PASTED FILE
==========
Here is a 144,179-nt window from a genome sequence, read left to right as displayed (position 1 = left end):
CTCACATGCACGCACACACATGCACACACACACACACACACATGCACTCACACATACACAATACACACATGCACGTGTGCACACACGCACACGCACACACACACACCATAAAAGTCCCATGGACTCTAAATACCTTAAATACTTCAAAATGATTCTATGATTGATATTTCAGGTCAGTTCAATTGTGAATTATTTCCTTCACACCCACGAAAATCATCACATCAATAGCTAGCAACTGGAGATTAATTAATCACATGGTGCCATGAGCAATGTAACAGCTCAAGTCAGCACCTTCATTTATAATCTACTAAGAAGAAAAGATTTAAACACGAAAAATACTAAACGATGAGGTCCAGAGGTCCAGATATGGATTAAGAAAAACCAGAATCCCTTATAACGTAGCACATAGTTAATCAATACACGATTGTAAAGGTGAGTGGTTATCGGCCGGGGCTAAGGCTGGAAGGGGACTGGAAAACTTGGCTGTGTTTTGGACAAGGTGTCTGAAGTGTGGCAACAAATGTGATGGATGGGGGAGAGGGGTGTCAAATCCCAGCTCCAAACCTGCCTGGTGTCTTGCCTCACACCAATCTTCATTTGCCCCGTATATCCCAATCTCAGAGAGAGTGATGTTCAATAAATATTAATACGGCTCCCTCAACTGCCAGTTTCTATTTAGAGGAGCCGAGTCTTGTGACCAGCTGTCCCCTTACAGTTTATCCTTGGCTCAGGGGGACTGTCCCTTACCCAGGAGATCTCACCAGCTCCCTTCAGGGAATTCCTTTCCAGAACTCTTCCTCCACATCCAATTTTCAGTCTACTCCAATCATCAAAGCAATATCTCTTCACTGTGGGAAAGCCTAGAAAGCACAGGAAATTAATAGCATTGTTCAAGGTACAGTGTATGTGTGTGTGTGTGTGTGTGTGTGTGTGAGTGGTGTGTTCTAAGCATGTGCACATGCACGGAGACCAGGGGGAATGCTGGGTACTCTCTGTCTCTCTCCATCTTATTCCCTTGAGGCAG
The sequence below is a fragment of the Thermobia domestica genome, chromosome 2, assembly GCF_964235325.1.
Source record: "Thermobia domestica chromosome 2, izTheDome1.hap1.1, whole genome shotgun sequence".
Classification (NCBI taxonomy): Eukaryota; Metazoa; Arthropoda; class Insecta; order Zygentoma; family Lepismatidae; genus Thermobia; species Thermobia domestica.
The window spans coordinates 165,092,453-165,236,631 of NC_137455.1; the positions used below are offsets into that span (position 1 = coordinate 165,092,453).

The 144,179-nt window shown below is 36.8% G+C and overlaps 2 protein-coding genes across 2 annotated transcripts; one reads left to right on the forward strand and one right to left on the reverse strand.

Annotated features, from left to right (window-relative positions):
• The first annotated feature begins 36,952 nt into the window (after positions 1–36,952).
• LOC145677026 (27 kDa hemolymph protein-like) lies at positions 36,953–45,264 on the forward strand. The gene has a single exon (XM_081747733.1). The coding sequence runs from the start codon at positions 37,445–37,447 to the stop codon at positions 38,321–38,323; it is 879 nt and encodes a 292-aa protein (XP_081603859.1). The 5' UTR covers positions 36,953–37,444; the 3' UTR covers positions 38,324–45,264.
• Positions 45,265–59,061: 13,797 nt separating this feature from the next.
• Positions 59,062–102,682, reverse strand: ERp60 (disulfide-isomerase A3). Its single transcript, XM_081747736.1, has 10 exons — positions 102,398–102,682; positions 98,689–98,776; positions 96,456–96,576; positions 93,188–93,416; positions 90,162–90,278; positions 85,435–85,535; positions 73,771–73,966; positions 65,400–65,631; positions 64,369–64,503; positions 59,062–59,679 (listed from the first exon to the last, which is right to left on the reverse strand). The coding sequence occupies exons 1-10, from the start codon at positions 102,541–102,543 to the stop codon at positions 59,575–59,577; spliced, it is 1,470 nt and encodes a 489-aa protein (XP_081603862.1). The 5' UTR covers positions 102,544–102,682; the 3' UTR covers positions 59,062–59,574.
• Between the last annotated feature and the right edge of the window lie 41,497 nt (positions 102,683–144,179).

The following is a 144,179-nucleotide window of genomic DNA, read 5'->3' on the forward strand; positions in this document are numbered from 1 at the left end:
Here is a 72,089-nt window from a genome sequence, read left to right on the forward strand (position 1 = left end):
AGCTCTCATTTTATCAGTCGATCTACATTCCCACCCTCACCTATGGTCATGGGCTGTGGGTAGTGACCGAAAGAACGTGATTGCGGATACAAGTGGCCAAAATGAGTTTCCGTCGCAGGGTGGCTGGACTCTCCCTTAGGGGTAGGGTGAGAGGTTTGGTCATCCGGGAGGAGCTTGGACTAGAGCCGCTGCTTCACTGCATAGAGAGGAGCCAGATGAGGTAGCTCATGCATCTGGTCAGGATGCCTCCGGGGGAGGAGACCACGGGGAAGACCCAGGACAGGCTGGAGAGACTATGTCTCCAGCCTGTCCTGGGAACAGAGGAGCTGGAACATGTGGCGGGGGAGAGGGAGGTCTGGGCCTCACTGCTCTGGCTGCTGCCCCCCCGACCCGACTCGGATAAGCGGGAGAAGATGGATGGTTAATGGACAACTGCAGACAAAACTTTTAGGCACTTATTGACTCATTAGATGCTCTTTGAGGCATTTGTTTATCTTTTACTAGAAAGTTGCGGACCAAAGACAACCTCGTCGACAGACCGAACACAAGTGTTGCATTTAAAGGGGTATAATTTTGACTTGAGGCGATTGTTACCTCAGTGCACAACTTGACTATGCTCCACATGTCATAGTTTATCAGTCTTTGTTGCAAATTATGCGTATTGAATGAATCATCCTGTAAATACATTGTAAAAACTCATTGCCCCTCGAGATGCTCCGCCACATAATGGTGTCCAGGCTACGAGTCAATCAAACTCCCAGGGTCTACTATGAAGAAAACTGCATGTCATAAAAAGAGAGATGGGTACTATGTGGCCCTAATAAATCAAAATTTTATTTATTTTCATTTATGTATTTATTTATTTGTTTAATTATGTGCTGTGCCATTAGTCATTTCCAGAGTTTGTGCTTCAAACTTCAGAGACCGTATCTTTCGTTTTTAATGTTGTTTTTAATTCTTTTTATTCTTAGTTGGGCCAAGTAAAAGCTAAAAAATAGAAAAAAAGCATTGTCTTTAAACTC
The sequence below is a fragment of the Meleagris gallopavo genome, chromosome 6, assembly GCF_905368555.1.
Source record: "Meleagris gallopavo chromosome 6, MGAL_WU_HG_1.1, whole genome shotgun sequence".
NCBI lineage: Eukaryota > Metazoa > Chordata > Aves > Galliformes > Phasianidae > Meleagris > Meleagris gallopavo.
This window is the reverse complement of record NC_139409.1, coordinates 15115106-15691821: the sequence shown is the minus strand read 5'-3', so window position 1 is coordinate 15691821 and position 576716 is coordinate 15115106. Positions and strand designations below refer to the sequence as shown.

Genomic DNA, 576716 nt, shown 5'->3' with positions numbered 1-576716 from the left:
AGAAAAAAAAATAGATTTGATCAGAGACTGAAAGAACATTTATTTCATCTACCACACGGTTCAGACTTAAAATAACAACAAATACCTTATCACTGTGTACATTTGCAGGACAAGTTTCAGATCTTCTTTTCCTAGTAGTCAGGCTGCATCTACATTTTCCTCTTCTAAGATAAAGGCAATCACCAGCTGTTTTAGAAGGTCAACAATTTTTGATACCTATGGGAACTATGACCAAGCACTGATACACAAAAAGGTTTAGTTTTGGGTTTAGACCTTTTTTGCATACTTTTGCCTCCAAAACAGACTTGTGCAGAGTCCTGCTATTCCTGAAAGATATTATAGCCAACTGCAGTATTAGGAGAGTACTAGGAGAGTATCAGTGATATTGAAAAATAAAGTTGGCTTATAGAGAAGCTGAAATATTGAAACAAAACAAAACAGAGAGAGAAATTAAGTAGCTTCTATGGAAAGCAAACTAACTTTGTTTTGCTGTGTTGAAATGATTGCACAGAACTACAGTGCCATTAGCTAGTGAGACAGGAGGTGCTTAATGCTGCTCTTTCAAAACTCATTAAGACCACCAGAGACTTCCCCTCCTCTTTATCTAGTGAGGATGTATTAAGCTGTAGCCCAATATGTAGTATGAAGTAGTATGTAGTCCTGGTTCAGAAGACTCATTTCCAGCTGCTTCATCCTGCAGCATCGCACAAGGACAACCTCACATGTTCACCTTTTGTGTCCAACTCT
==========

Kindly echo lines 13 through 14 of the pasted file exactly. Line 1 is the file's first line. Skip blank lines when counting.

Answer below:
• Between the last annotated feature and the right edge of the window lie 41,497 nt (positions 102,683–144,179).

The following is a 144,179-nucleotide window of genomic DNA, read 5'->3' on the forward strand; positions in this document are numbered from 1 at the left end: